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Don’t turn the ‘New Buffalo’ into the old suburb

It’s official: We’ve decided to like cities again.

Congratulations to us.

The suburban-urban divide that has defined political life in Western New York for decades is revealing a few hairline cracks. Here and in other post-industrial American cities, capital and young people are pouring back into the anemic urban core like a sudden rush of blood to the brain. And not a moment too soon.

But in the elation of this invigorating head-rush, some of us are starting to lose a grip on our urban senses. Developers and decision-makers, blinded by dollar signs, branding campaigns and disingenuous slogans promoting such chilling Orwellian notions as “The New Buffalo,” have been quietly working to homogenize Buffalo’s culture and streetscape in deference to suburban sensibilities.

How are local power-brokers working to paint Buffalo a bright shade of beige? Let me count the ways:

• Erie County Clerk Chris Jacobs, who proposes to move Erie County’s bar closing time from 4 to 2 a.m. for no discernible reason, and certainly with no credible data to support his argument. As my colleague Jeff Miers eloquently suggested back in August, the move would merely punish Buffalo’s thriving local music scene in order to make aging city residents and property owners feel marginally safer. In addition to which, it would remove a distinctive feature of the city attractive to the very millennial residents it purports so much to value.

Chris Hawley, speaking as a local preservationist and not in his capacity as a city planner, called Buffalo’s 4 a.m. closing time “reflective of locally distinctive culture derived from the city’s blue-collar heritage.

“In this homogenizing global economy,” he continued, “Buffalo must capitalize upon anything that sets it apart, even if it is simply preserving the opportunity to buy a brewski close to sunrise.”

I’ll drink to that. Until 4 a.m., if necessary.

• Downtown Buffalo is a compact architectural wonderland, replete with textbook examples from the 20th century’s great practitioners of the form. To this peerless tapestry of internationally regarded design achievements, the Buffalo building boom has added almost no structures that even attempt to build on the city’s legacy of innovation. Thus we are watching our utterly distinctive skyline fade slowly into the smooth, so-so sameness of the American landscape, one unadventurous glass courthouse, jacked-up Walgreens-derivative and six-story parking garage at a time.

• In Allentown and elsewhere in Buffalo, rising property values based on speculative enterprises like the Buffalo Niagara Medical Campus and the Solar City plant are threatening to make life difficult for longtime residents and businesses.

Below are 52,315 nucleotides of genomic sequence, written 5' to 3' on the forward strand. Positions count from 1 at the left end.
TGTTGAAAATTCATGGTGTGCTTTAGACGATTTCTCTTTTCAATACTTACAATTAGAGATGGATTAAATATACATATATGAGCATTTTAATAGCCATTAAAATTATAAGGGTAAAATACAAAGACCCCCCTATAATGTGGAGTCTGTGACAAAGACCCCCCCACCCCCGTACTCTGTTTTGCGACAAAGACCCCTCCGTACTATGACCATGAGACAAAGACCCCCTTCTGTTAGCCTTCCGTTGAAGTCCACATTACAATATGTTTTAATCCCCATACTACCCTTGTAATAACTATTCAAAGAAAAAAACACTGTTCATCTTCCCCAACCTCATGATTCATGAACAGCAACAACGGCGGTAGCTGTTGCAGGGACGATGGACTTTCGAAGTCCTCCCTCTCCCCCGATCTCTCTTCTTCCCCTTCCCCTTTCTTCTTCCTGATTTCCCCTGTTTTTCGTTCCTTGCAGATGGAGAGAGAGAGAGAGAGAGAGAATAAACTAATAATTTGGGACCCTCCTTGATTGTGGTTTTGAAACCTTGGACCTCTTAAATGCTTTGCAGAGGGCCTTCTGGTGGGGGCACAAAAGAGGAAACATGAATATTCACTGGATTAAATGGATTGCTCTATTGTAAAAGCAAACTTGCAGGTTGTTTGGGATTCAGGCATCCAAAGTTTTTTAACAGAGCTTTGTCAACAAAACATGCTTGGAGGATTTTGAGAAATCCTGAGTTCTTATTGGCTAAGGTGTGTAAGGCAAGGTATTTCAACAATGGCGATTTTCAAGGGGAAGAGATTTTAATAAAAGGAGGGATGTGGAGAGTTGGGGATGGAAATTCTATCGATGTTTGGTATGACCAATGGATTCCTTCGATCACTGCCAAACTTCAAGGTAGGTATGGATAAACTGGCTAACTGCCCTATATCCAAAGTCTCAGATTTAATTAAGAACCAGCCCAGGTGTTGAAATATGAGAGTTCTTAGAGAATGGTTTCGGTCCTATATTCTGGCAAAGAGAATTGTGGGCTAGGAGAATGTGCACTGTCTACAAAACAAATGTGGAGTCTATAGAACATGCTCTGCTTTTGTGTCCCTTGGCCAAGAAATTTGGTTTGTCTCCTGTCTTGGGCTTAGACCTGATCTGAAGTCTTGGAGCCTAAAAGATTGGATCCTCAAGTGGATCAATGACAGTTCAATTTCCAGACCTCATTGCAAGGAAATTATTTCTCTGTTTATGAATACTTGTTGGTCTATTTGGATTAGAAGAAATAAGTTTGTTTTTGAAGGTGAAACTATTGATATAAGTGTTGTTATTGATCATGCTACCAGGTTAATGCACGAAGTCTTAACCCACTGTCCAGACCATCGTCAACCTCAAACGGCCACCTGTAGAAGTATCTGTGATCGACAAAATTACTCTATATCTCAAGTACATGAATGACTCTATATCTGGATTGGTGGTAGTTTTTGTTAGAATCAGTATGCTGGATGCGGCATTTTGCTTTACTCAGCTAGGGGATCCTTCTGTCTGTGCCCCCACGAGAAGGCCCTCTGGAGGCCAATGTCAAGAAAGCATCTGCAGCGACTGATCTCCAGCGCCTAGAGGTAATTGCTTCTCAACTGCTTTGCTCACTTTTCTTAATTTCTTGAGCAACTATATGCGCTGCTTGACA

But as in so many other cities, with important exceptions, few attempts are being made to prevent the slow devolution of interesting thoroughfares like Allen into bland monocultures based on one or two activities. (See: the recent departure of Rust Belt Books and College Street Gallery from the hood.)

One of the best available tools to maintain the long-term economic diversity of neighborhoods, inclusionary zoning, is notably absent from Buffalo’s much-touted new Green Code.

To be fair, the code does include provisions that remove hurdles to and encourage, rather than mandate, the construction of affordable housing. But it’s hard to envision developers doing so out of the goodness of their hearts.

• Name a city or suburb where you can get two artisanal cocktails and half of a farm-to-table chicken for the low, low price of a car payment: everywhere.

Name a city where you can get 50 wings, a beef on weck and a bucket of Labatt Blue for less than the fancy places charge you for blinking: pretty much just Buffalo.

While the former is a heartening addition to the local dining scene, let’s not lose the latter in the process.

The list of little changes, each of which deadens the urban experience by imperceptible degrees, could go on and on. And I realize I probably sound like a bit of an alarmist or reactionary here, when so much positive change is happening in this city’s narrow but very real economic revival.

Even so, it’s important to push ourselves beyond simplistic ideas like “The New Buffalo,” a phrase that captures our spiritual if not material journey away from the image of a downtrodden, snow-swept hellscape of plywood and poverty that defined this place for half a century.

Our city, any city, should be a space for innovation, for idiosyncrasy, for the celebration of the different. We can make it better without diluting what made it great in the first place.

Which is just to say: Change is good, but not all change is good change. Before the renaissance goes any further, let’s try to learn the difference.